19. Thank you for another great video, especially the description of the code!I think this is not an Ikea IOT product since there is no internet involved."Trådfri" is not a Danish word, here it is called "trådløs"

  20. Thank you for the video. How long does the battery last with adding wemos to the circuit?

  21. The name is Swedish and not Danish.
    Trådfri is the name and is a play on the word wireless and that would translate directly into Trådlös but since that's a common name they've translated it incorrectly to Trådfri that would be the translation of wire less.

  22. Just to be clear, wire-less in Danish is Trådløs. Trådfri is just Ikea drinking too much apple juice

  23. Lightning, great, so does it mean they can only flash, or can you also use them for illumination?

  24. if you want to excercise on your swedish accent, Å is better replaced with an O, not A.
    Ä can be replaced with E, and it sounds like the A in the english word "bad".
    Ö is harder to have a reference to… someone else might have an example.

  25. Hi
    This is teardown of IKEA Tradfri lamp: https://www.allaboutcircuits.com/news/teardown-tuesday-ikea-wireless-lamp/
    Maybe it will usefull for you.

  26. Hallo Andreas,

    wollte mal fragen ob dein Account bei Aliexpress auch schon mal bockiert wurde?

    Mir ist das leider kürzlich passiert und ich kann nicht ganz nachvollziehen, wieso Sie das gemacht haben. Muss wohl mit einem Dispute zu tun haben…

    Gruss

    Stefan

  27. Andreas, surely if you can observe the variable step count ie from darkest to lightest setting, from warmest to coolest colour setting. If these settings are non-volatile, you simply create a copy set of registers to hold the current setting. If the settings are volatile, add a "reset registers" function to equal the starting values within a hacked IoT device. A "Master Reset" becomes significant to cover a possible building-wide power outage.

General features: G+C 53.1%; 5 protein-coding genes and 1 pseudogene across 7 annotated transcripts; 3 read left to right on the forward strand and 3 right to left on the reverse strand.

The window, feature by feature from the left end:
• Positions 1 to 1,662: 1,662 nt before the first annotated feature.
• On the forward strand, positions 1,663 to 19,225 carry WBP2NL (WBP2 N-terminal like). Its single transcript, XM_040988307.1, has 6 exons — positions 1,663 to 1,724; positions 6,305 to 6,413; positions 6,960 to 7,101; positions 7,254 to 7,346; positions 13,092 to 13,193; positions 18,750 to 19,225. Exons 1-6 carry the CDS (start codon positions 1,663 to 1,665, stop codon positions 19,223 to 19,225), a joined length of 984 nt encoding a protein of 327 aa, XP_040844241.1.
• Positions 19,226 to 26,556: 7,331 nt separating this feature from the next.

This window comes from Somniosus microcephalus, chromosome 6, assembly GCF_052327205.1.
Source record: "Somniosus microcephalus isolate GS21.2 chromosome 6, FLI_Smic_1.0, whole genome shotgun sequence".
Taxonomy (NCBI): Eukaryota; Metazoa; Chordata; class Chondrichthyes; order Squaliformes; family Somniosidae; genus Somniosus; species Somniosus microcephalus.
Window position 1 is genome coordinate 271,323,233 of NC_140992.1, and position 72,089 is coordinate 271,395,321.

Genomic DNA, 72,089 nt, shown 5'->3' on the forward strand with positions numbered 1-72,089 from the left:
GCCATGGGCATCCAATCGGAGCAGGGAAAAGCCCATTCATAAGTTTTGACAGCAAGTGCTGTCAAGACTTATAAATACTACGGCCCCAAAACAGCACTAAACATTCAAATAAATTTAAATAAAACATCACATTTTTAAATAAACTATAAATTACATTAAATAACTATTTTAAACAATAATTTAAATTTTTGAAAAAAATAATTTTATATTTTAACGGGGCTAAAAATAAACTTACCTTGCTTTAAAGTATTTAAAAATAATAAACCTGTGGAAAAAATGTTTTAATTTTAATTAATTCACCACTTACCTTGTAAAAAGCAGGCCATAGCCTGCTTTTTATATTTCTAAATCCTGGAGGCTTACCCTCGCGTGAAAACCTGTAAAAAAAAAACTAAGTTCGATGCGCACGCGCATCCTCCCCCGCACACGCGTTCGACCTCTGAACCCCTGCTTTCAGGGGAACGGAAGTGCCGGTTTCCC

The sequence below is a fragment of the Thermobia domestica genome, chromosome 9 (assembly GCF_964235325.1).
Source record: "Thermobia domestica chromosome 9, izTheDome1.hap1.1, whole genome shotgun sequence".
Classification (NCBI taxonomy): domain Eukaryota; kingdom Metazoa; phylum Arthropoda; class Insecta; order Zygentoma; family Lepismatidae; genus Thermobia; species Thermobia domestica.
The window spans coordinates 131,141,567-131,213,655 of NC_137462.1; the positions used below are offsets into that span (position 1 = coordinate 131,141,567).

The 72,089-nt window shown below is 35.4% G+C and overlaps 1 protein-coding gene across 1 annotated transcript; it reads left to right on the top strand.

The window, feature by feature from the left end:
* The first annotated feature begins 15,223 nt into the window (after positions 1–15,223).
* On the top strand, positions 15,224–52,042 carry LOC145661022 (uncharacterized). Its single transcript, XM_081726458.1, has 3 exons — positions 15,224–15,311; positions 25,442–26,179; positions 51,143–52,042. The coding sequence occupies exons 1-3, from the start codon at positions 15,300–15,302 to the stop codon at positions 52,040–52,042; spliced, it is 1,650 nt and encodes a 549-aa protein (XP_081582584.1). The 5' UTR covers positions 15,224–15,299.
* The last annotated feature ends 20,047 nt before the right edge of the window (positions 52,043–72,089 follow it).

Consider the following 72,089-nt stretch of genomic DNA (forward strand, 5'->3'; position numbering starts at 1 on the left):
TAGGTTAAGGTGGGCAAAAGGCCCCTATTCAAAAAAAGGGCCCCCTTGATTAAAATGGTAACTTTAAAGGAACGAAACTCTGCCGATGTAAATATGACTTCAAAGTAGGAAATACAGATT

This I think offers the simplest 'hack' to include an instant response to a reset light fixture ie if there has been a local power outage? Here there is no conceptual problem of 'losing control' as it is just another event command under the control of the end-user. Without a "Reset" command, yes, then it is time consuming to synchronise the components correctly with many opportunities for confusing outcomes!

    Again Andreas, many thanks to you for your excellent trailblazing style and sense of direction. Thought provoking like Swiss mountain air I think!

  28. Love your videos Andreas! By fate, luck or pure coincidence you seem to be passionate about the same things I am obsessed with, and at the same time too. Except you are the master and I am the student. It feels as though your lessons were customized specially for me! Keep them coming! Love your work! Can't wait for the next video!!

  29. Main issue with this system: you cannot control a lamp from more than one remote. This makes it unsuitable to use in a corridor or any setup that needs two remotes, for example, switch on lamp at room entrance and switch off from you bedside table.
    A hack that could fix this limitation would be really useful for a practical (not nerdy) use of this system at home.